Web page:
TeamSupport.com offers integration with BeanStalk, a hosted SVN source repository.
Once configured, when a new version is “committed” to BeanStalk, the tickets which that version addresses will have a new action associated with them that shows the version of software the ticket was addressed in, and a link to view the actual changes in code which happened in that version (note that you will have to have a BeanStalk account to view the code).
Codes in the Description Field
When you do a source commit, that information is sent from BeanStalk to TeamSupport. TeamSupport then parses the commit “description” text looking for certain keywords. The three keywords currently supported are “Tickets:”, “Version:” and “Status:”.
The Tickets keyword is used to associate the code changes to a specific ticket within TeamSupport. The Status keyword lets you change the status of the tickets, and the Version keyword allows TeamSupport to associate the commit to a specific version.
The Tickets keyword looks like this:
Note the square brackets and the colon. Multiple tickets can be associated with a given commit, and in this example there are three. Each ticket needs to be separated by a comma.
A Status keyword looks like this:
[Status:In QA, Closed, Needs Work]
A Status keyword can either have a single status which is applied to all tickets identified in the tickets command, or multiple statuses with each status relating to a particular ticket number. In this case, the status of QA would be applied to ticket 342, Closed to ticket 345, and Needs Work to ticket 123.
A version keyword should look like:
Note the square brackets and the colon. In this case the version is “1.2a1” and will be associated with the commit.
There is no configuration needed for TeamSupport, but there is a little on the BeanStalk side. Assuming you have a BeanStalk account and have already set up a repository, you will need to go to that repository’s setup.
From the dashboard when you log into BeanStalk, click on Repositories, then the Repository you want to configure, then click on the “Setup” tab, then on the integration link.
On the left hand side, click on “Web Hooks”. There will most likely be a message which says “Integration with Web hooks is disabled”. Click the “Activate” button right below this message.
You will then get a screen which asks you to specify the URL, or WebHook, you want to use.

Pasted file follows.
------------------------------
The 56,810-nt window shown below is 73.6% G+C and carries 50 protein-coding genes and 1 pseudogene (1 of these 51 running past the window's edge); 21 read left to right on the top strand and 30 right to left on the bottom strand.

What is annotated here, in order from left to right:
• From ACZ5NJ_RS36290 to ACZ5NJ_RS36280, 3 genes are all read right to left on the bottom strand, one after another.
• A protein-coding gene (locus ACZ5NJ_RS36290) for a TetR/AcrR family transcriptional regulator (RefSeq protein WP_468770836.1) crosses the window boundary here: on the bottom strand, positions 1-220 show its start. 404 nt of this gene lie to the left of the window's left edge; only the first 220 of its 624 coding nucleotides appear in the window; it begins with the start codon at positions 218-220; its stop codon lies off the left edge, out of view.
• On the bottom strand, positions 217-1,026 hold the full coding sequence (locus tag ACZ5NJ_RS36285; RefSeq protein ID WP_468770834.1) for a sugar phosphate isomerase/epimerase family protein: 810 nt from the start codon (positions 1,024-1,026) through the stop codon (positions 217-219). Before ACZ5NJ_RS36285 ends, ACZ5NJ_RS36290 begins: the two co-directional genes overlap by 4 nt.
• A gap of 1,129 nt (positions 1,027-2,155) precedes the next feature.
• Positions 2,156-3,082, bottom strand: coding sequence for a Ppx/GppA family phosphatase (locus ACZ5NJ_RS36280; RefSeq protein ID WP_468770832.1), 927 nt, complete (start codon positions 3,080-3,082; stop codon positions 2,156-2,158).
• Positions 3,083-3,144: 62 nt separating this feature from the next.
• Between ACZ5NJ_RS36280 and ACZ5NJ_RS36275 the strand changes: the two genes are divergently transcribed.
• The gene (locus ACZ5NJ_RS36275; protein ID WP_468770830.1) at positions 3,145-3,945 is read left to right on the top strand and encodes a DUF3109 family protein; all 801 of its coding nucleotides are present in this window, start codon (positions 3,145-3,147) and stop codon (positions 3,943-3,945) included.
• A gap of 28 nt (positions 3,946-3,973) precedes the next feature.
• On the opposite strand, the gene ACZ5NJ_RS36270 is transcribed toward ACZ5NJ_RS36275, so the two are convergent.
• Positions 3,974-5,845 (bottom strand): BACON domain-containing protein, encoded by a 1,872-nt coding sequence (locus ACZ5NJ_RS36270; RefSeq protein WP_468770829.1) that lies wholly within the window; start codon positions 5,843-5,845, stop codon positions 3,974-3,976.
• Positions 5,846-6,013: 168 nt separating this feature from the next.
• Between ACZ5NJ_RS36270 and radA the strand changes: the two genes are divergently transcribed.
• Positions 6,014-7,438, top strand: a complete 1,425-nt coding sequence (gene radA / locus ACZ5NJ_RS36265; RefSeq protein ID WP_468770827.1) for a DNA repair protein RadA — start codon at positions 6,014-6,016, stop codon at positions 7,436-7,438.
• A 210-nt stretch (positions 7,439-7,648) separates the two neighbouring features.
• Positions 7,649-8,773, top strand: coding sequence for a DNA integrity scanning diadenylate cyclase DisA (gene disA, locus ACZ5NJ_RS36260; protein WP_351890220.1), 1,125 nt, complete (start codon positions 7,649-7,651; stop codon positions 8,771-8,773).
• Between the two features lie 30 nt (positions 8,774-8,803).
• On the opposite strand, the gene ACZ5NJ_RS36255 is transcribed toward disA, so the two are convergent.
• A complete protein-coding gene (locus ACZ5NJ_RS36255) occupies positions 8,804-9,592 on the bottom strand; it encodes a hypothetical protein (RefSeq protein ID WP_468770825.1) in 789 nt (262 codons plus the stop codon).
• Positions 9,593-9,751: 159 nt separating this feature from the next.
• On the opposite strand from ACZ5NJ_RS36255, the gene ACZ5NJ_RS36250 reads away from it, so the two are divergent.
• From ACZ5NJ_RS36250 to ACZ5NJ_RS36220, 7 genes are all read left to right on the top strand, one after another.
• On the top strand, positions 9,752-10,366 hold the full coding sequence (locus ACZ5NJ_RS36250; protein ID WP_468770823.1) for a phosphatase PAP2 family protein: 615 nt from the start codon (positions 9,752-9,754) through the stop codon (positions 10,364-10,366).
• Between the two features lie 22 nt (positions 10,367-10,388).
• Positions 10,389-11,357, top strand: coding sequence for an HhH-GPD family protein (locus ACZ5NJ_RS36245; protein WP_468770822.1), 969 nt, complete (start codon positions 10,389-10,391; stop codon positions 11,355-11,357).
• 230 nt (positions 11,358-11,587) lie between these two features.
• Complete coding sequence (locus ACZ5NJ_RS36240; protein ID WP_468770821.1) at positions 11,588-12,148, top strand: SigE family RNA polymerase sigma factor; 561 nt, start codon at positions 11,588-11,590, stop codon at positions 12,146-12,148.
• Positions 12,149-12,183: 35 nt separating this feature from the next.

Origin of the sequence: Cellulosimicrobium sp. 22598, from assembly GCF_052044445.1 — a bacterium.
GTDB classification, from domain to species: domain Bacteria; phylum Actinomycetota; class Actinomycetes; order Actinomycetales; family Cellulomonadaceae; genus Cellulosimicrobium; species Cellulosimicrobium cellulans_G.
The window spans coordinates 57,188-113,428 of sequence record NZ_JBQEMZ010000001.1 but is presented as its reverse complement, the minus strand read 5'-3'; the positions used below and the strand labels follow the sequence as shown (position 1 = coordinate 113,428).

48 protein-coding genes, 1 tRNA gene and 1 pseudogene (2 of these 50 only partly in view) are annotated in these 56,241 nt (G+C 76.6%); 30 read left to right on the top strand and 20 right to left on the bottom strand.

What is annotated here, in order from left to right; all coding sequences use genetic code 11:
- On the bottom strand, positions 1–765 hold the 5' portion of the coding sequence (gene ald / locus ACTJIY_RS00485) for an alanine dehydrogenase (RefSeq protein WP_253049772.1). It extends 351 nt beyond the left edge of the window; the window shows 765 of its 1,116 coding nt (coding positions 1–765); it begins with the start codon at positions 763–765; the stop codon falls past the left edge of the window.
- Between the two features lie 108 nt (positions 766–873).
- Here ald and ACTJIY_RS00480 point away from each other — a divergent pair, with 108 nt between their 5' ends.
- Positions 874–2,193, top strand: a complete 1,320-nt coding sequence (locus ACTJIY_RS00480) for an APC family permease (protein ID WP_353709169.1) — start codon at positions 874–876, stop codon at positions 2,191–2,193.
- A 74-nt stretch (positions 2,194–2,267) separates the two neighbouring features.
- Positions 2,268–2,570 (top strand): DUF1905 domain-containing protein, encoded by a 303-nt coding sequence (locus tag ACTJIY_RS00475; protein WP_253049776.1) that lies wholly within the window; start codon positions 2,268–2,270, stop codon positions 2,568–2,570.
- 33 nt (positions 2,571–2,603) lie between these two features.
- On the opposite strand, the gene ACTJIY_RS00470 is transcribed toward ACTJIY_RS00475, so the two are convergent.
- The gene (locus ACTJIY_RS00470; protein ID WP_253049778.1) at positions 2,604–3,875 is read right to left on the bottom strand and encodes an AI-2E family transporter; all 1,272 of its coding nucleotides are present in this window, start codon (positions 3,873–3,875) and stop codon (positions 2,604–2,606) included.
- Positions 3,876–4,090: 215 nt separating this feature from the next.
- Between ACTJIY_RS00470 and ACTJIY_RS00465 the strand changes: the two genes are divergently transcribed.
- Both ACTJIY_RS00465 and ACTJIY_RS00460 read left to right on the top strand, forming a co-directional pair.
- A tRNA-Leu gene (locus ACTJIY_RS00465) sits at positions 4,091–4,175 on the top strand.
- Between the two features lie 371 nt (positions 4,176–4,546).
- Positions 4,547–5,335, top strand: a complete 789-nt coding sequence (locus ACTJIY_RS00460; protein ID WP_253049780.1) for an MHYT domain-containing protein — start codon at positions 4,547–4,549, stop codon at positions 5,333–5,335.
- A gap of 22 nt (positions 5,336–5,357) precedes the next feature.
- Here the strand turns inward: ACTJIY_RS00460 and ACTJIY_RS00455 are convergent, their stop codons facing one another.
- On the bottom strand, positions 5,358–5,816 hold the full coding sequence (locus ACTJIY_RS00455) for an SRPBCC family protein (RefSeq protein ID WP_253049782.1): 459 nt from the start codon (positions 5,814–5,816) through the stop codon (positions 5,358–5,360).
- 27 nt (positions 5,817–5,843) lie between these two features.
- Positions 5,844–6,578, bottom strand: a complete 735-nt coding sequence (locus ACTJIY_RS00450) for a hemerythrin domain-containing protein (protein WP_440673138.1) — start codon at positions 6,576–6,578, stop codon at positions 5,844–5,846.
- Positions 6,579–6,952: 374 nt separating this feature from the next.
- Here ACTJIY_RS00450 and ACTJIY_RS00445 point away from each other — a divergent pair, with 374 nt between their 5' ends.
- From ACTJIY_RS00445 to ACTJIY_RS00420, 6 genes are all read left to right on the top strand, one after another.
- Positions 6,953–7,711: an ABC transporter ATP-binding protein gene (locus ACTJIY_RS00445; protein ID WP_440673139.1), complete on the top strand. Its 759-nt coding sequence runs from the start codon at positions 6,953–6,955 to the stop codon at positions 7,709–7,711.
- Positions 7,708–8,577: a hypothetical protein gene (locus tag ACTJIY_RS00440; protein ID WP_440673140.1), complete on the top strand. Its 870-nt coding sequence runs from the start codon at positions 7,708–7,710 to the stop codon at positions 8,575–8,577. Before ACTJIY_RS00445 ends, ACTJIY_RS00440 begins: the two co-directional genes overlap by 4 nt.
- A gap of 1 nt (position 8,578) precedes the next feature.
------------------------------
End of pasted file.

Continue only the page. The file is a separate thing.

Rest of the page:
The webhook you enter should look something like this:
What do each of these mean?
This is the URL of the service which communicates with BeanStalk. Whenever code is committed to BeanStalk, they send a message (called a “WebHook”) to this address and we process it.
This is your company’s organization ID within TeamSupport. You can find it in the My Account page and is typically a 4 to 5 digit number.
Each different repository in BeanStalk needs to be associated with a Product in TeamSupport. Each specific product in TeamSupport has a unique ProductID that goes with it. You can find this by going to Reports and selecting the “Product List”. This will list all of your products and their ProductIDs.
This field is optional, but when implemented is highly useful. This is the link to the Repository in BeanStalk which houses this product, and will allow you to click on a hyperlink in an action within the ticket to view the source code in BeanStalk.
Typically the repository location will look something like:
- CCCC will be your company name that you login to BeanStalk with. For example, if you go to “mycompany.beanstalkapp.com” to get to your repository, then use “mycompany” here.
- PPPP is your product name In BeanStalk.
The easiest way to get the value for RepositoryLocation is simply to go to BeanStalk and click on a repository “changeset”. Copy the URL, minus the number at the end, and past that at the end of your webhook URL.
Please note that the trailing slash (“/”) should be included.
Once you have entered the WebHook, click “Confirm”, then review the WebHook and press the “Activate!” button.
If all went well, when you commit a new version of your code (and include tags in the description as detailed above) you will get actions added to the tickets. If something wasn’t set up correctly, the main contact for the BeanStalk repository will get an e-mail saying that the integration failed. Check the WebHook, and if it looks good then just give us a call.
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